OZ': pseudo-axis of the values of the crystal lattice parameter which depends to a very limited extent on the concentration of Ga and to a considerable extent on the concentration of As. The value of the parameter is expressed in Angstroms.
The dashed lines correspond to alloys having the same crystal lattice parameter and are substantially parallel to the axis Ox'.
The full lines are of two types:
(1) Curves which have a point of inflection and give the alloy composition of equal energy gap width expressed in electron-volts.
(2) A curve which joins the points of inflection of the lines mentioned above and divides the diagram into two domains:
D: alloy in which the direct energy gap is utilized;
I: alloy in which the indirect energy gap is utilized.
The values of x' and y' of the composition chosen for the purpose of constituting the confinement bands of the laser are the coordinates of the point of intersection of a dashed line (or parallel line, by interpolation) and a line graduated in energy gap or forbidden band widths.
FIGS. 3 to 5 are fragmentary diagrammatic cross-sections of a laser substrate 1 which supports a confinement layer 2, an active layer 3, another confinement layer 4 and an additional layer if so required (designated by the reference 60 in FIG. 4) and, finally, metallization deposits 5 and 6 which form ohmic contacts with the material of the end faces. These metallization layers are intended to provide a good connection with a voltage source.
The examples of construction of the invention as thus illustrated all have a p+ doped InP substrate. An n+ doped substrate is also possible and corresponds to another series of examples (not illustrated) in which doping could be of the opposite conductivity type, in which case the voltage supply would have opposite polarities.
In the example of FIG. 3, the characteristics of the layers are as follows:
Layer 2: p-type doped InP or Al0.47 In0.53 As;
Layer 3: n-type or p-type doped (Gax Al1-x)0.47 In0.53 As;
Layer 4: same composition as the layer 2 and having an n-type dopant concentration.
The value of x is chosen as a function of the emission wavelength or, in practice, as a function of the energy gap width of the material of the active layer, this width being necessarily smaller than that of the layers 2 and 4. We therefore have:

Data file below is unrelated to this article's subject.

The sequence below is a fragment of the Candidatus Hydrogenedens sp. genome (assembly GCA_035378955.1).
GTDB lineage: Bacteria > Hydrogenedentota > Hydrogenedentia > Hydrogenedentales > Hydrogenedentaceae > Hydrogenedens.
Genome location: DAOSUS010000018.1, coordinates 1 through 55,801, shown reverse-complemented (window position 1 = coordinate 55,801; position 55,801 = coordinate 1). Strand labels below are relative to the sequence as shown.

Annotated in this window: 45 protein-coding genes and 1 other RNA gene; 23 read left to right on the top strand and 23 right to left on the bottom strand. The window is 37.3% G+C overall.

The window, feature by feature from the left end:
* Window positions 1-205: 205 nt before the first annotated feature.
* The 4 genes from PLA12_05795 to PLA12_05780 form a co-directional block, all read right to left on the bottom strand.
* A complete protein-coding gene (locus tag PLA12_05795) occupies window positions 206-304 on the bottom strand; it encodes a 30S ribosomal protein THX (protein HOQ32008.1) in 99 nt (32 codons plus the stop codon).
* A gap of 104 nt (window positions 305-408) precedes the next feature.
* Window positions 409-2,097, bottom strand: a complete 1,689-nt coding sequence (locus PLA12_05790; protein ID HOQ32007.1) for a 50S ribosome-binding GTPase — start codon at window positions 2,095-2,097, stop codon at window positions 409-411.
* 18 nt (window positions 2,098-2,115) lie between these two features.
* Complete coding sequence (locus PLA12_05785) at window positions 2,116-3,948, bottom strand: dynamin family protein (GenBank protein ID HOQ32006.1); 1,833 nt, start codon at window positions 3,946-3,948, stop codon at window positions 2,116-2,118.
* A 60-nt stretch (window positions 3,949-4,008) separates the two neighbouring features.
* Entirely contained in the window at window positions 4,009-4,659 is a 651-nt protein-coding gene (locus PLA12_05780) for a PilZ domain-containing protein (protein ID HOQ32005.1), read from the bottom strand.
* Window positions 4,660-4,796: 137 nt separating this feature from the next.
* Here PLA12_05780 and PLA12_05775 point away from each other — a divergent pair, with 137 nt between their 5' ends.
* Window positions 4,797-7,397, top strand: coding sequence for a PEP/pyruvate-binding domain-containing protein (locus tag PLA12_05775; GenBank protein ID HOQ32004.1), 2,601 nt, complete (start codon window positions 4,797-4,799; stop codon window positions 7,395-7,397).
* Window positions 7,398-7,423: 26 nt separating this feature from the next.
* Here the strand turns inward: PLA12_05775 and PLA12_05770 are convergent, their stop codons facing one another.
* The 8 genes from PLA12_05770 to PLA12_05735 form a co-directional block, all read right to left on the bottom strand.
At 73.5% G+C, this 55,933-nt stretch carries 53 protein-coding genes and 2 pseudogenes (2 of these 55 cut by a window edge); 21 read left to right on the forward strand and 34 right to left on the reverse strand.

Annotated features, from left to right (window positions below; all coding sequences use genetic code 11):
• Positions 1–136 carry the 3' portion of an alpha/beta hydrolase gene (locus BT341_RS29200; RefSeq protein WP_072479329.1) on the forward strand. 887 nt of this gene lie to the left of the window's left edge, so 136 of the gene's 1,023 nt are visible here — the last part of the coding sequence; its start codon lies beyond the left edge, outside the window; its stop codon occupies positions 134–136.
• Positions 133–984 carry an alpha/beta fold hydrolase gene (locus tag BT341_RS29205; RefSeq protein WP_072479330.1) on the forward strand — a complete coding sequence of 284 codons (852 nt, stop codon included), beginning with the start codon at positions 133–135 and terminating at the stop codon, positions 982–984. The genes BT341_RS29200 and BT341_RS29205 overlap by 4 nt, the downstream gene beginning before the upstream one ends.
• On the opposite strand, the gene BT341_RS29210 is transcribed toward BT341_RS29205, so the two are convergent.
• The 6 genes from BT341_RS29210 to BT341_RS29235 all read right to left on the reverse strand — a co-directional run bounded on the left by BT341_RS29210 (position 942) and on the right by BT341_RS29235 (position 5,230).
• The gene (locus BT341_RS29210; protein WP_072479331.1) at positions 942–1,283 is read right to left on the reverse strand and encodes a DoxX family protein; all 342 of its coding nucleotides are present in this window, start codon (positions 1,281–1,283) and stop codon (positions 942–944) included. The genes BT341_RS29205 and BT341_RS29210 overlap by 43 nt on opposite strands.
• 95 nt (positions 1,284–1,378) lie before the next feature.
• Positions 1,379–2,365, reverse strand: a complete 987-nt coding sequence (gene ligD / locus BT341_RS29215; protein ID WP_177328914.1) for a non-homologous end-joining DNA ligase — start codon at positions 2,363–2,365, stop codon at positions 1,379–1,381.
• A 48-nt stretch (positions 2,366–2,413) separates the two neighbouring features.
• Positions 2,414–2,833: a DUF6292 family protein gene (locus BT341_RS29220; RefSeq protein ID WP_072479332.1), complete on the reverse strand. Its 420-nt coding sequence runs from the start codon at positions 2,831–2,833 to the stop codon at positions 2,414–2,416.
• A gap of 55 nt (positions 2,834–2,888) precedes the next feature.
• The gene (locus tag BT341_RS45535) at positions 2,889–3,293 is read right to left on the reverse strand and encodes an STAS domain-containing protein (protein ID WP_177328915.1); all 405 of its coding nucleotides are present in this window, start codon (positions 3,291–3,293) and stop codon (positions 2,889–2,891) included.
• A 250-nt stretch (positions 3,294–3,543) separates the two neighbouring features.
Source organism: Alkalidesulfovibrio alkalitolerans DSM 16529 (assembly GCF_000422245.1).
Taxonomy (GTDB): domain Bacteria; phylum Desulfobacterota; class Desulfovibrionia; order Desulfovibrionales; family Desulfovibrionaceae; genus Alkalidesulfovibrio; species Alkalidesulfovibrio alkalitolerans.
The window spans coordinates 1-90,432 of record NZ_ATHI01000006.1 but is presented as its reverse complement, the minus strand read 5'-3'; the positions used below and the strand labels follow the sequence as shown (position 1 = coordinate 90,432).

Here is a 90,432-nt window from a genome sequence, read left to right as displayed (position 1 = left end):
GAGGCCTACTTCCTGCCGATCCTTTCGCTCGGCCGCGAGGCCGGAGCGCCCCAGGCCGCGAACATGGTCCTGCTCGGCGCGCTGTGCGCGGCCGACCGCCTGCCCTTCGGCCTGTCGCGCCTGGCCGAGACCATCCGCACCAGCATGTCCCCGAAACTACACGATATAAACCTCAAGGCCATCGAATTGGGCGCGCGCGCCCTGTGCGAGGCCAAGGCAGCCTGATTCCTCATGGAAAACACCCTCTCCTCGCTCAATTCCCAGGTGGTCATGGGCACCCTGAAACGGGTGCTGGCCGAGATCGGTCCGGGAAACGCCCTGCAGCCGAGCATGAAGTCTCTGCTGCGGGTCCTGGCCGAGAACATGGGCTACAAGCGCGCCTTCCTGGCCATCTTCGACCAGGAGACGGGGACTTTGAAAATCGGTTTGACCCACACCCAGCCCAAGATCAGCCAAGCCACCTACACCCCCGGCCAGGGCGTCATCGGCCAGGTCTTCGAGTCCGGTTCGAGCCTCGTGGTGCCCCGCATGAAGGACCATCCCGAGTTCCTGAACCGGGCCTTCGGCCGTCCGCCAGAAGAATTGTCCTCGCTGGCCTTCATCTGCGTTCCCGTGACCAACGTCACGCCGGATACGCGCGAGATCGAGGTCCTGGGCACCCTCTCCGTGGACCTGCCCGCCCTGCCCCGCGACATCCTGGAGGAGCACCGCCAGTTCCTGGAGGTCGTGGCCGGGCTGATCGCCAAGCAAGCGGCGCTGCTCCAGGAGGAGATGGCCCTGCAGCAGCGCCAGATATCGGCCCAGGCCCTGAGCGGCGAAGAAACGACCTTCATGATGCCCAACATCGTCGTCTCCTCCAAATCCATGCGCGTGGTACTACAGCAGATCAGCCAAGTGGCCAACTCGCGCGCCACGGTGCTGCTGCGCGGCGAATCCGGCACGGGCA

In the example of FIG. 4, the compositions are as follows:
Layer 2: p-type doped Gax' Al1-x' Asy' Sb1-y' ;
Layer 3: same composition and same dopant concentration as in the preceding example;
Layer 4: same composition as the layer 2 aforesaid and having an n-type dopant concentration.
The parameter x is chosen as in the preceding example.
The parameters x' and y' are chosen as explained in the foregoing in connection with the diagram of FIG. 2 in order to have an energy gap of greater width than that of the active layer.
In the example of FIG. 5, the compositions and dopant concentrations are the same as those of the example of FIG. 3 but there has been deposited on the layer 4 an additional layer 60 having an n+ dopant concentration and the following composition:
Ga0.47 In0.53 As.
This additional layer has the intended function of improving the quality of the ohmic contact of the metallization deposit 6.
In a further example (not shown in the drawings) corresponding to FIG. 4, an additional layer has been added as in the case of FIG. 5.
Among the advantages of the invention which have not yet been indicated, it is worthy of note that the laser emission wavelength is defined by the percentage of aluminum with respect to gallium in the active layer. This property is of great value in certain expitaxial growth techniques, especially in the case of molecular beam epitaxy (MBE).
In fact, in the case of molecular beam epitaxy, the value of the parameter x of the composition obtained is given directly by the ratio of gallium and aluminum streams fed into an epitaxial-growth reaction vessel.